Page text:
WAI Home: Kynn's Initial Feedback

WAI Homepage Feedback

1.  Search is hard to get to, as noted before.

     Recommend:  Search input field, button on home page.

2.  Terminology "unwrap table" is geekspeak not user language,
     as noted before.

     Recommend:  Use "Single Column" or similar terminology to
     better reflect user understanding.

3.  Initial internal links are not clearly internal links; no
     indication what they do.  Without this, they can be confusing,
     especially as they use the same link text as the anchors below.
     (A visual user who wants "news" will be uncertain as to whether
     she should scroll down, click on the first link, or click on
     the second link.

     Recommend:  Making it clearer that the top bar of links go to
     anchors on this page; perhaps "On this page:" or simply using
     "[ ... ]" square brackets around the options.

4.  Link colors are not differentiated enough between followed and
     unfollowed links; according to the CSS, the difference is between
     #330066 and #000066.  This is not enough contrast for a typical
     user to be able to discern, effectively making followed and
     unfollowed links identical.

     Recommend:  Use a decidedly "blue" color for unfollowed links
     and a decidedly "purple" color for followed links (as is the
     standard in most browsers).  #000099 and #660066 _may_ work
     (I haven't tested them).

5.  There are no validation/WCAG logos at the bottom of this page.

     Recommend:  Like the W3C homepage itself, the WCAG homepage
     should proudly display valid HTML and CSS buttons as well as the
     appropriate WCAG button.

6.  The format of some news items is confusing and gives little or
     no information.  For example, "W3C Note released: Accessibility
     Features of SVG" requires an understanding of the W3C process
     (to know what a "W3C note" and "released" means) as well as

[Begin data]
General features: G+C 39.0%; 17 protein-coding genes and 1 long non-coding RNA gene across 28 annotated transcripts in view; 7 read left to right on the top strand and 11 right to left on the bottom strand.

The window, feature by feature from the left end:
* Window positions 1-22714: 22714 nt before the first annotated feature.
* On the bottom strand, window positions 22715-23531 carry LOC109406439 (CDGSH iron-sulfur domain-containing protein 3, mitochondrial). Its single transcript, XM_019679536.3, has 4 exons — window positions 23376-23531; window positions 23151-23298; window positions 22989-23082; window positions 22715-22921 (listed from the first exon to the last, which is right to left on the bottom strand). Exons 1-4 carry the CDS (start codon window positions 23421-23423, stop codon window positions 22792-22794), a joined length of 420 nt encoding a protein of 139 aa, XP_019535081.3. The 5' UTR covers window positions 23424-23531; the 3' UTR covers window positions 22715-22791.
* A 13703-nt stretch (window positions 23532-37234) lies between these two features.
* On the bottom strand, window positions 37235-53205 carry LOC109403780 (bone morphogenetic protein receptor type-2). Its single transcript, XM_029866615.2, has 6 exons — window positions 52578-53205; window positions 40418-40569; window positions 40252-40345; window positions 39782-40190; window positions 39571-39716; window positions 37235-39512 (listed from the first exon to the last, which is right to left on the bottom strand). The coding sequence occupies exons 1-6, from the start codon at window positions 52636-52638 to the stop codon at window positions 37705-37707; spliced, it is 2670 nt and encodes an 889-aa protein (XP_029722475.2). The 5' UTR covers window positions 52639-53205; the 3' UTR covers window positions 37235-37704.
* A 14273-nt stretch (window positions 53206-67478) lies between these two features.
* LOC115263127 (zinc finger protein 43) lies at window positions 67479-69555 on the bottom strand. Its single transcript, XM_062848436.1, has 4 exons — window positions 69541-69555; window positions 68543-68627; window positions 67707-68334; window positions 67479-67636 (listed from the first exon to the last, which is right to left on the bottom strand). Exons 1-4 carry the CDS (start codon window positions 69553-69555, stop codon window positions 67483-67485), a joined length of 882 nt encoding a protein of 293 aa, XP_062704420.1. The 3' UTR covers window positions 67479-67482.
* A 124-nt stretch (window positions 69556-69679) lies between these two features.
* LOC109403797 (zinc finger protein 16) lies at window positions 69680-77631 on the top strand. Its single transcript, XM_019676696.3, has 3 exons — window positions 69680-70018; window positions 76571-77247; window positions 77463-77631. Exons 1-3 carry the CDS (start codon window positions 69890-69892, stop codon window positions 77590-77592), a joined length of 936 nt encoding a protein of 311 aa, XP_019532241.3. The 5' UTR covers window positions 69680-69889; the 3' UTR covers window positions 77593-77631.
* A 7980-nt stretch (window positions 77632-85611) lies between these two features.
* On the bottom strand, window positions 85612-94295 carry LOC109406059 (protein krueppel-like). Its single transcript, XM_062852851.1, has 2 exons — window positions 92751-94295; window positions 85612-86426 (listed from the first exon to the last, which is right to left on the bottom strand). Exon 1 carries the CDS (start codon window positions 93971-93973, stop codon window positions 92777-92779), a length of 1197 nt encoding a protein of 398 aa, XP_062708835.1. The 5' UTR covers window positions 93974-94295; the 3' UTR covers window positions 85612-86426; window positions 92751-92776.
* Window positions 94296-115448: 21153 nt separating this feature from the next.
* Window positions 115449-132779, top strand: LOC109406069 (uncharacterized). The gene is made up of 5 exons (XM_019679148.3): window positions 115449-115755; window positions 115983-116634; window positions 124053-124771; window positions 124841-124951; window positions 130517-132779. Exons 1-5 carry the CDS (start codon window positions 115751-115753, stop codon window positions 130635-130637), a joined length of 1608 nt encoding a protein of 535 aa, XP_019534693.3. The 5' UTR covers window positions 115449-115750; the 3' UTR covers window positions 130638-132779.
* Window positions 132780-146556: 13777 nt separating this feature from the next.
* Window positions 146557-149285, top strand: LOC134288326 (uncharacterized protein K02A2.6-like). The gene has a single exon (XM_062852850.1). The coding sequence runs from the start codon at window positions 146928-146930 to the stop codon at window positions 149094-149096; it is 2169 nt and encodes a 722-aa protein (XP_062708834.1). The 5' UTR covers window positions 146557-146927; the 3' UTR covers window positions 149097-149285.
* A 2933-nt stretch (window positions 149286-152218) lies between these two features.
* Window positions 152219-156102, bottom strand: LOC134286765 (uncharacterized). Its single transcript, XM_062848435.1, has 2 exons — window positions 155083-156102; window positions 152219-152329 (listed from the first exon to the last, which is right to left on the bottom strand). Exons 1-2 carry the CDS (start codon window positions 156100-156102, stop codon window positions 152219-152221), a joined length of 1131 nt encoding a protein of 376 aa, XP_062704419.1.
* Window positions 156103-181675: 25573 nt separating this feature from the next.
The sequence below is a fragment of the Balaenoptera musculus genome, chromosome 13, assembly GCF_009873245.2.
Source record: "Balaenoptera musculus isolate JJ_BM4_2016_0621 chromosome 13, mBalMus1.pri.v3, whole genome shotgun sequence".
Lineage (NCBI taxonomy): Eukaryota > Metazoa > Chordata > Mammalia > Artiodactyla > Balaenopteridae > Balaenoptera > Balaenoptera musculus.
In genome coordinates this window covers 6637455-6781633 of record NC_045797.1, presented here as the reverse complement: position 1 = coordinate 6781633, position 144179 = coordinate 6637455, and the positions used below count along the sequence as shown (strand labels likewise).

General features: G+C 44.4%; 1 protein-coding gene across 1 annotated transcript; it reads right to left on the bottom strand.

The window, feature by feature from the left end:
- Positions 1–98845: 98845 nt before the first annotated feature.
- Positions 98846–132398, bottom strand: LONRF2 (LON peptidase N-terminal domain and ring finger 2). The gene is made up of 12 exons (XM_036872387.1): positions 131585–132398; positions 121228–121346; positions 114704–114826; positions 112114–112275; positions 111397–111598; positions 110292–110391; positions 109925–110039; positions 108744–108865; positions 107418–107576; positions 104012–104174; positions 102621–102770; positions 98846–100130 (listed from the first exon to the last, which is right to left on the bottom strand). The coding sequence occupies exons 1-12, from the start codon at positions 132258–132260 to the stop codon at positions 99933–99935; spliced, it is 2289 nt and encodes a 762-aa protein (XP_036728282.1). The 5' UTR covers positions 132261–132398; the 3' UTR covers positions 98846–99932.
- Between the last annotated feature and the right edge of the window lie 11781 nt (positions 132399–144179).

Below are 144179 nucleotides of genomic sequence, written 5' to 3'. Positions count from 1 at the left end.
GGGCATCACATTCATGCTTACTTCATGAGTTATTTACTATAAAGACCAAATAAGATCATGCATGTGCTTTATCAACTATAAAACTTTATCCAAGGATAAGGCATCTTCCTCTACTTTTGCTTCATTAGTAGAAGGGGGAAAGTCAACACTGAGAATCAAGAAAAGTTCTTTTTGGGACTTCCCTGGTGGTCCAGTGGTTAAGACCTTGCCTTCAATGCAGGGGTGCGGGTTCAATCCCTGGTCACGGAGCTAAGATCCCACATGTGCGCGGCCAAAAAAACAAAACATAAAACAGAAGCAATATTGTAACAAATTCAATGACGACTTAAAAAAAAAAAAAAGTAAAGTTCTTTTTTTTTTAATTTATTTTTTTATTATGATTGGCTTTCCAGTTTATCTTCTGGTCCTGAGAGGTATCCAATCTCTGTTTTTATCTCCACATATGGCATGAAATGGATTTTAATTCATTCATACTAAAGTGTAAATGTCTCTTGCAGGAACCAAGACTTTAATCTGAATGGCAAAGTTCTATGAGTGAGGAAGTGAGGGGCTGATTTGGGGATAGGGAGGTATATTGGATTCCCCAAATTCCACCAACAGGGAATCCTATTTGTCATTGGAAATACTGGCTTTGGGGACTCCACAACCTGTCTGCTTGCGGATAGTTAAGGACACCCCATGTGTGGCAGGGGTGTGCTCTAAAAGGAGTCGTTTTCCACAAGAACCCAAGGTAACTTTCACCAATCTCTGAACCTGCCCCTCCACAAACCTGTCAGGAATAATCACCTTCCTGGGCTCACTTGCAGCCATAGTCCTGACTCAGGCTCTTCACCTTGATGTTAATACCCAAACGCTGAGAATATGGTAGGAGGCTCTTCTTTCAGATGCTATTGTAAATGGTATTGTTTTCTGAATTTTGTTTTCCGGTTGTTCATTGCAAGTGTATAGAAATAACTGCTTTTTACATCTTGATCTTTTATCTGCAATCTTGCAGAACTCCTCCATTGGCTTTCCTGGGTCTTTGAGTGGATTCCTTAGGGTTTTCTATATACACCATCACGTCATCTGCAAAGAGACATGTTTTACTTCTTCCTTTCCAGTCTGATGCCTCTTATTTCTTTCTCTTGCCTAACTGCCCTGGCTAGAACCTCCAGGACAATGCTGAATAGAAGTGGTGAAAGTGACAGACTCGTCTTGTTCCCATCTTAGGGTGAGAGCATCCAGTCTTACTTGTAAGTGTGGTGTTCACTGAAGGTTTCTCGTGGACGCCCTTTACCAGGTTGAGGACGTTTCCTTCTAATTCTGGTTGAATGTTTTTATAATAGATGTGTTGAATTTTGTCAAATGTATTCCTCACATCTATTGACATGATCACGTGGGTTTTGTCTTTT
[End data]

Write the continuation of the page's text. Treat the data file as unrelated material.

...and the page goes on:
an idea of what SVG is.  "WAI Comments on U.S. Section 508
     NPRM" means nothing to anyone who doesn't already know what
     section 508 is.  The date format can be confusing and hard to
     parse while skimming the page.

     Recommend:  Unless there is a W3C internal standard to the
     contrary, suggest using a format for dates that is easier to
     understand, such as including the name of the month.

     Here's a suggestion for rewriting the two news items currently

     * 07 August 2000:
       New W3C Advisory Note:  <a>Accessibility Features of
       Scalable Vector Graphics (SVG)</a>

     * 31 May 2000:
       <a>Read WAI comments</a> on proposed U.S. Section 508
       web accessibility regulations

     Note the blank line after the date, the more explanatory
     description for each item, the friendlier date format, and
     the expansion of the SVG initialism.

7.  I've never understood the W3C's "last updated" format, which
     seems to consist of gobbedlygook surrounding the actual date,
     and offers too much information (the time). E.g.:
     $Date: 2000/09/19 04:25:04 $

     This may "look techie" but it's not user friendly.  The date
     format isn't even the same as the _other_ unfriendly date
     format (which would be 2000-09-19) so the current design uses
     two different formats for dates on the same page.  There is
     absolutely no reason to include the time on the page, as this
     is not a new site that gets updated hourly, and the time format
     renders the data even more meaningless since it provides no
     indication of the time zone.  (Is this universal time, Boston
     time, or the time of the person viewing the page?)

     Recommend:  The following format:

     Last Updated:  19 September 2000

     If the date information is necessary for internal checks and
     scripts, this should be included in a meta tag and not exposed
     to the user!

8.  The left menu sidebar is confusing, as it's not clear that
     the title "resources" applies to all of the following items
     on the table.  (And, in fact, the "Resources" title does not
     apply to "Search", although the layout implies that it does.)
     Part of the problem is with unclear terminology.  For example,
     when I see "Training" I expect to be taken to information on
     how I can be trained to create accessible web pages; I don't
     expect to see resources for people developing training.

     The titles on the Resources page do not correspond to the
     titles on the home page in all cases; usually the Resources
     page titles are more accurate.

     Recommend:  Use the titles listed on the Resources page, such
     as "Training Resources".

9.  The source code is not XHTML 1.0 compatible and is not well
     commented.  Web designers will look to the WAI site and the W3C
     site as a model for how to do things, so appropriate comments
     should be included in the HTML and CSS files.  The site should
     be built in backwards-compatible XHTML 1.0 instead of HTML 4.0.

     Recommend:  Use XHTML 1.0, use comments.  Also, is there any
     reason not to use Strict instead of Transitional?

Kynn Bartlett <kynn@idyllmtn.com>

Received on Wednesday, 20 September 2000 13:25:40 UTC